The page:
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Committee to Protect Journalists cautions of risks to media during the Olympics
Phayul[Friday, June 06, 2008 13:36]
By Tenzin Sangmo

New Delhi, June 6 - The New York based Committee to Protect Journalists (CPJ) has warned international media of placing Chinese aides and informants at risk while reporting on sensitive issues during the Games in Beijing.

"Reporters traveling to China should be aware of the risks to people they interview or hire, as well as the dangers they face themselves. Foreign news organizations are instructed to hire local assistants through authorized service organizations only. Sources and assistants remain vulnerable to government pressure. Chinese citizens who speak to the media about sensitive issues or help reporters cover such matters can be subjected to reprisal," it said.

In its eighty page report duly entitled 'Falling Short' the CPJ stated that China in 2001 in its bid for hosting the 2008 Summer Olympics along with Istanbul, Osaka, Paris and Toronto made a powerful argument that Beijing deserved the international showcase as a world economic power with its leaders supposedly eager to create a more open society. As part of the bid process China pledged complete freedom for all accredited journalists. This was furthered by IOC's evaluation commission who in their report issued on April 3, 2001 quoted China's promise that "there will be no restrictions on media reporting and movement of journalists up to and including the Olympic Games."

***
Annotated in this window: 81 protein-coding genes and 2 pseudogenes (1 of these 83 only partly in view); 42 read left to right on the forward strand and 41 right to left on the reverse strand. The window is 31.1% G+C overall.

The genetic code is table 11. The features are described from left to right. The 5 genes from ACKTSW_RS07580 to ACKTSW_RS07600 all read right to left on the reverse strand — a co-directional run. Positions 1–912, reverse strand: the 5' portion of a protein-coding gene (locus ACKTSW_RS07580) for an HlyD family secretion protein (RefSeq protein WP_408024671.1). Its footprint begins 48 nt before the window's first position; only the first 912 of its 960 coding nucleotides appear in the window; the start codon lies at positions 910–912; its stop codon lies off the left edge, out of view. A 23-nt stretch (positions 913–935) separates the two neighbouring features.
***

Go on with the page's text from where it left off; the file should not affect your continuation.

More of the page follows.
The day before Beijing was named as the host city for the Olympics, Wang Wei, Vice President of the Beijing Organizing Committee said on July 12, 2001, "We will give the media complete freedom when they come to China".

The media however faced the invariable truth the very next day when Chinese censors blocked CBS News from sending footage of the Falun Gong. The oppressive reality and uncanny nature of Chinese authorities create resentment and tensions simmer in the wake to the Olympics.

After Beijing ordered US owned hotels in China to install internet filters that will monitor international visitors to the Games in August, Senator Brownback in his statement said, "This is wrong, it is against international conventions. It is certainly against the Olympic spirit. The Chinese government should not do that, and should remove that request and that order."

There is also a guide to Chinese laws for foreigners coming to China during the Olympics. The 'Legal Guidelines for Foreigners Entering, Exiting and Staying in China during the Olympics' was published in Mandarin on the Beijing Olympic Committee's website this week. The handbook poses 57 guiding principles which prohibits visitors from indulging in public nuisance like getting drunk freely, public display of affection, making political statements, carrying weapons and arms, wearing t-shirts with bold and antagonizing messages and warns of criminal prosecution against those who defaces or insults the national flag or other insignias.

According to CPJ sensitive topics that can be associated with trouble are problems with the Olympics, Tibet issue, protests over social or environmental concerns, HIV/AID patients, North Korean refugees and the mention of the banned Falun Gong spiritual group.
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